A point in Impressionism
In the 1880s, began to falter, and young artists tried to come up with new techniques, to rethink the popular style. They were called Neo-Impressionists.
Pointillism is a technique of painting in which small, distinct dots of color are applied in patterns to form an image. The dots are close to each other, they can be round, square (an imprint of flat brush), or slightly elongated. If the composition is viewed from a certain distance, they will merge into a continuous picture. This creative method was invented by French artist Georges Seurat, who branched it from . Neo-Impressionism and Pointillism are often used as synonyms.
The colors on such canvases are usually bright, clean, and airy. Pointillists used the color range and subjects of the Impressionists, but with another technique — point brushstrokes - this was the basic difference between the art movements.
The Divisionists, too, used a similar technique of patterns to form images, though with larger cube-like brushstrokes.
At the last Impressionist exhibition in 1886, Georges Seurat presented "A Sunday Afternoon on the Island of La Grande Jatte" that was executed with miniature dots and small brushstrokes (the painting is exhibited today at the Art Institute of Chicago, Chicago). Some of the recognized masters condemned the innovator, while the others began to use his technique. For example, Camille Pissarro, one of the founders of the , had been painting in this technique for five years, thus supporting his younger colleagues.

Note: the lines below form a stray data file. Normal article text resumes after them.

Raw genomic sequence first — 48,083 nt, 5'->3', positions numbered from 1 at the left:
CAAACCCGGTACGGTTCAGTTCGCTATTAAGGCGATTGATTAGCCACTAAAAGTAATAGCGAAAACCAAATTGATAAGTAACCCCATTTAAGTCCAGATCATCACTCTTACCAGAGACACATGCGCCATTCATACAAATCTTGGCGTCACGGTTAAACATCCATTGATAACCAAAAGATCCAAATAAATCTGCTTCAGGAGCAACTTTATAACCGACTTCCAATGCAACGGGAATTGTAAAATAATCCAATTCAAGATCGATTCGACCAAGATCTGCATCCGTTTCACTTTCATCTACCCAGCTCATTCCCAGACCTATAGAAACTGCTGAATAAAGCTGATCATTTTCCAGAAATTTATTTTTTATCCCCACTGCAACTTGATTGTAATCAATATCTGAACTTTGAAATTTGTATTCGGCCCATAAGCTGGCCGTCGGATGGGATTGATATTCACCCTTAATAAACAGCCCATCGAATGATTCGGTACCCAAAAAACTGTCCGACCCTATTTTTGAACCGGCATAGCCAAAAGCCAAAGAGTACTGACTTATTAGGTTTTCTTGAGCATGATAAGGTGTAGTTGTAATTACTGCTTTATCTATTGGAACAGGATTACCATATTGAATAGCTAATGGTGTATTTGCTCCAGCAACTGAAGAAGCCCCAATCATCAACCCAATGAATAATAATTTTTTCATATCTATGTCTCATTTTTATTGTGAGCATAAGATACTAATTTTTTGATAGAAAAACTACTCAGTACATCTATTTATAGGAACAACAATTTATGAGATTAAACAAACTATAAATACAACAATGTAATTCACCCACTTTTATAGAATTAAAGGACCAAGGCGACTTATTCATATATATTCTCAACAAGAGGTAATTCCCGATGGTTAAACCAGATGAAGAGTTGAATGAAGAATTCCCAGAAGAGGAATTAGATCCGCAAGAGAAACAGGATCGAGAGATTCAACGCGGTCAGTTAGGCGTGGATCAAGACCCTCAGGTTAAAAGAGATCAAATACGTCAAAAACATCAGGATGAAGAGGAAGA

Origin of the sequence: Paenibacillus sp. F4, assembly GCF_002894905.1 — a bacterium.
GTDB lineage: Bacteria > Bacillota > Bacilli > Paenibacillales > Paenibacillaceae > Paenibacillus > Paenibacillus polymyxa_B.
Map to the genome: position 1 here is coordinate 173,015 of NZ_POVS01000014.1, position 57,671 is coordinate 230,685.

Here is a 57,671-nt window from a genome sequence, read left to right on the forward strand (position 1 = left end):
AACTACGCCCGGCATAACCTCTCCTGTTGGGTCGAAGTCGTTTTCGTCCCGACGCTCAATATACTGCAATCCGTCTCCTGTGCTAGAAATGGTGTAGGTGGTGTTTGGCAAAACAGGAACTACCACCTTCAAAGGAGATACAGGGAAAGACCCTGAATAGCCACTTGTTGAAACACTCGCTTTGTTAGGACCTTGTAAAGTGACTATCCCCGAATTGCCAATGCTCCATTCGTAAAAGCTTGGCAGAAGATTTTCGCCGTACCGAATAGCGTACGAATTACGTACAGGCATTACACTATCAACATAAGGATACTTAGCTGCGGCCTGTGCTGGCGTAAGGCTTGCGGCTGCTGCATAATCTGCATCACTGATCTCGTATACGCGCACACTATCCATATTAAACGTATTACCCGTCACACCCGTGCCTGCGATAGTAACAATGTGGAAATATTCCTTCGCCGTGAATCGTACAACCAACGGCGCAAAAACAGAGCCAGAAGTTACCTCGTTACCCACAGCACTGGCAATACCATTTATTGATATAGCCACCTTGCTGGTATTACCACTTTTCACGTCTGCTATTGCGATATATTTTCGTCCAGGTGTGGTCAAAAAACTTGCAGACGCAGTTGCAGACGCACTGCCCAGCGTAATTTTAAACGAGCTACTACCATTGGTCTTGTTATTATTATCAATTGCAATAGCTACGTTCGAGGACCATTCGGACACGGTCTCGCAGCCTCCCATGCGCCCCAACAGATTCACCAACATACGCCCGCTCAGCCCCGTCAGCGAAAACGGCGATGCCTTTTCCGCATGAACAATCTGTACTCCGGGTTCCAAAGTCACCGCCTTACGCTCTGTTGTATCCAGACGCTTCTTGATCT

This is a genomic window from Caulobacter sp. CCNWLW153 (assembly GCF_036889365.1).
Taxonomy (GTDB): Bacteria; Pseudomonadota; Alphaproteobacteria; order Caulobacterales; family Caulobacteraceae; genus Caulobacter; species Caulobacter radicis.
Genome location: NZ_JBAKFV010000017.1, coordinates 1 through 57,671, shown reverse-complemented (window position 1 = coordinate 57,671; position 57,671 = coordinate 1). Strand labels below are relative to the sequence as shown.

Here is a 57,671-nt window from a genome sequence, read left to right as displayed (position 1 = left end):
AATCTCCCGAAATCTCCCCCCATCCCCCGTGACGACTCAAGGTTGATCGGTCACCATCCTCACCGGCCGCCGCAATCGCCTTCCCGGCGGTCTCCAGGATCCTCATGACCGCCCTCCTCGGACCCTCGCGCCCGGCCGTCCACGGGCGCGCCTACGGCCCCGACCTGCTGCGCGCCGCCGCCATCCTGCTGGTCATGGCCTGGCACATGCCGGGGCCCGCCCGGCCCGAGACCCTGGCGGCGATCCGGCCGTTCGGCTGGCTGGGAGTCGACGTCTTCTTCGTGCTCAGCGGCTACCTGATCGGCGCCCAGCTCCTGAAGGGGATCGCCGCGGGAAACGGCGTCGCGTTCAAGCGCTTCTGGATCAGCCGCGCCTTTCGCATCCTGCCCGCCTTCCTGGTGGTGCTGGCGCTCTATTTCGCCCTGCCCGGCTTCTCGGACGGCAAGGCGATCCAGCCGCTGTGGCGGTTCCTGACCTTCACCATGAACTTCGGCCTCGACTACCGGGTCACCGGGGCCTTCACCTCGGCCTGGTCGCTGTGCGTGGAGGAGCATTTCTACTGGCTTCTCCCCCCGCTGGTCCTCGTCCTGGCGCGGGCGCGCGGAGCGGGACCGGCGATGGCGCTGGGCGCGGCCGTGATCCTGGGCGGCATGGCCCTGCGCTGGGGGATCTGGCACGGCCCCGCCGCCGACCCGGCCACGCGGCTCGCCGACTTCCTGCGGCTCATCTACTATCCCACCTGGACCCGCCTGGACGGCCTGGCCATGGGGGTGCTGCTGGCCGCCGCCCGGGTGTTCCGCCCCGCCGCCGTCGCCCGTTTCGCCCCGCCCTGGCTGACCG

Points in pointillism can be large - as, for example, in Paul Signac's "The Pine Tree at St. Tropez", or very small, almost imperceptible, as in "The Models" by Seurat.
One of the most expensive works of pointillists is "Au Divan japonais" by Georges Seurat (pencil, gouache). In 2008, it was auctioned for EUR 4,992,750 at Sotheby’s.